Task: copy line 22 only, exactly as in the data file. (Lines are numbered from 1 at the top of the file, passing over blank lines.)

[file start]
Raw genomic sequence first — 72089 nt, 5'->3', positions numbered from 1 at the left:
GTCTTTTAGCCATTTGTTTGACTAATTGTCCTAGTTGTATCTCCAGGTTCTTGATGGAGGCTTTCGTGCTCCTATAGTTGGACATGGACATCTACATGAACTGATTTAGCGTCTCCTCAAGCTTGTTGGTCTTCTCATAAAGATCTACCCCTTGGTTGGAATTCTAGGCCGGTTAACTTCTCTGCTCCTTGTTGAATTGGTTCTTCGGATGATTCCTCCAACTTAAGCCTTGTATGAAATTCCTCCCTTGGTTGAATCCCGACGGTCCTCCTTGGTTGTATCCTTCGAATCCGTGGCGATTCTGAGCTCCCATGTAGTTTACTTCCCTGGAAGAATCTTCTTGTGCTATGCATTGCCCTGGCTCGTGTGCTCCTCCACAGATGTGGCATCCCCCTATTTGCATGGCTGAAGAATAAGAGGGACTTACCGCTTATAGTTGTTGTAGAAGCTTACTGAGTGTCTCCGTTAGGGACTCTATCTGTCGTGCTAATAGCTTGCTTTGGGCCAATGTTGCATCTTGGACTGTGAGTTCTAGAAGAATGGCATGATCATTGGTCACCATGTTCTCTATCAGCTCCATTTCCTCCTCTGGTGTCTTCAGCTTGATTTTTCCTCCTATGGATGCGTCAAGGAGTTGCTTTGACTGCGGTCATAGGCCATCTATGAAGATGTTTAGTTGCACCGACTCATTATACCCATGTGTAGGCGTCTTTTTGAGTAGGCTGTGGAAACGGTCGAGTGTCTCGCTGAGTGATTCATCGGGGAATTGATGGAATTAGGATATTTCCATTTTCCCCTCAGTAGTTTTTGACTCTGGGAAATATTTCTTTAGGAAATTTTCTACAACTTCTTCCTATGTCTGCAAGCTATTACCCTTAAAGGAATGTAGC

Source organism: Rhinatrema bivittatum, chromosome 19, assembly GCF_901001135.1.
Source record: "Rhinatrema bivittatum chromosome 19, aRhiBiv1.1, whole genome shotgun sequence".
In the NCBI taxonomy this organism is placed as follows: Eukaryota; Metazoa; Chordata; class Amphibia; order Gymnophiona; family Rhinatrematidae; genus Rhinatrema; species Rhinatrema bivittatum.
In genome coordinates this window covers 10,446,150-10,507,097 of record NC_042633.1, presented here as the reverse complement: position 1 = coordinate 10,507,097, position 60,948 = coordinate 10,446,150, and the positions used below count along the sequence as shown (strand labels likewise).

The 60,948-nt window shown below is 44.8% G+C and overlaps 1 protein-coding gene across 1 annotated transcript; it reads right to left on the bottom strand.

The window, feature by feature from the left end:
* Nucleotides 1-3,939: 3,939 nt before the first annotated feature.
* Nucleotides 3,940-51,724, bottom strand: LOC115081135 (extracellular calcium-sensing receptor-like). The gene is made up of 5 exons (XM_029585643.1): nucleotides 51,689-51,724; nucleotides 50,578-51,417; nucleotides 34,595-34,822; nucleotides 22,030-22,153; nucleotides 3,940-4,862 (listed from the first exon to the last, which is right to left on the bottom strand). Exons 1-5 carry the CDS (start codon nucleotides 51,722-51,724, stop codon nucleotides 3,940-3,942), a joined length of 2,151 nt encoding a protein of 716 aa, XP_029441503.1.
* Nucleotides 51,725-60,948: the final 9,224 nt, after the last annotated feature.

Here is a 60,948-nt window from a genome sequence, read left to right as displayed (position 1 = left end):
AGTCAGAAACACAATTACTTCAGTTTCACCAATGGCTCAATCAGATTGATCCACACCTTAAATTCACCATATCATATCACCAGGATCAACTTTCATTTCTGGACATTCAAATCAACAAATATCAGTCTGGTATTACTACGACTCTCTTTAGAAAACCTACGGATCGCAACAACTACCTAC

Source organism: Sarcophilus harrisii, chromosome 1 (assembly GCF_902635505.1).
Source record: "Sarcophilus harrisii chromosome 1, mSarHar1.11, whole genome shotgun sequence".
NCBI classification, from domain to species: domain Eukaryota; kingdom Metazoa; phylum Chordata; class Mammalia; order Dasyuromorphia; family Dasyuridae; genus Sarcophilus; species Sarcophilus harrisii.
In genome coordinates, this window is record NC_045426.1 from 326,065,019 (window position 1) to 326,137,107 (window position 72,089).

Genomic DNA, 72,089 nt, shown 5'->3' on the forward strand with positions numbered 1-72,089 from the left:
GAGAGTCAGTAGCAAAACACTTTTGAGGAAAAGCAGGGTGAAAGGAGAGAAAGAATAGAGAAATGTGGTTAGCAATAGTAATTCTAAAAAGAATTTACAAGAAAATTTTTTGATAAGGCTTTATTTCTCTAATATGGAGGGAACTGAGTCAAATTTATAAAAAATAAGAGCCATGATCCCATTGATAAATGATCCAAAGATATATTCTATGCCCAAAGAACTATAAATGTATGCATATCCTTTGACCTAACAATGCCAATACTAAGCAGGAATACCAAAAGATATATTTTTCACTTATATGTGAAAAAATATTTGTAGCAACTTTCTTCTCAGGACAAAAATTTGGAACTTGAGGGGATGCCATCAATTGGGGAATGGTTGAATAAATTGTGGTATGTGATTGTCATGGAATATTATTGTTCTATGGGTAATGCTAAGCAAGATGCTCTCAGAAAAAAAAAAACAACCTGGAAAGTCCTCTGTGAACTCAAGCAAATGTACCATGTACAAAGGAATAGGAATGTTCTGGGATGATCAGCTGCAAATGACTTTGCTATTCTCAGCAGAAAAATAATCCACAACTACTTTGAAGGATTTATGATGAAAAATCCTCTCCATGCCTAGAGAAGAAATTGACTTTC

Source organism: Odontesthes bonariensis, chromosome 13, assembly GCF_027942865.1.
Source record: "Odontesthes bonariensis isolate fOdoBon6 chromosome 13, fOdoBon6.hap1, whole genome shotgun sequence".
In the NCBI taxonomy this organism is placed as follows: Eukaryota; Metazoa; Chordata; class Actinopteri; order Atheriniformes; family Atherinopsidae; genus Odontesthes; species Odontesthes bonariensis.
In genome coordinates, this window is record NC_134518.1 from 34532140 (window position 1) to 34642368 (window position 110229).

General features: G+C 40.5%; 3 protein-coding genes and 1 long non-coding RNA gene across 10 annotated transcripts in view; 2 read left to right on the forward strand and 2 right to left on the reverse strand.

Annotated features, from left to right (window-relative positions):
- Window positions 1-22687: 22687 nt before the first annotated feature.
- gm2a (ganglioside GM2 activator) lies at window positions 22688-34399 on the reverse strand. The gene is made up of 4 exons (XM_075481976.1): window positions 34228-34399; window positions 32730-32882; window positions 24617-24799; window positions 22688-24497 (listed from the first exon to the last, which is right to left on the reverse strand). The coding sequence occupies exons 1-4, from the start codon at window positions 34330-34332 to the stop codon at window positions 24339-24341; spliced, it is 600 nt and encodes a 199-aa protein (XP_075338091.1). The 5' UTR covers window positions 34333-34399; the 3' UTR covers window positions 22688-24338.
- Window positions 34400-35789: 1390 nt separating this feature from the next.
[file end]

In the NCBI taxonomy this organism is placed as follows: Eukaryota; Metazoa; Chordata; class Actinopteri; order Atheriniformes; family Atherinopsidae; genus Odontesthes; species Odontesthes bonariensis.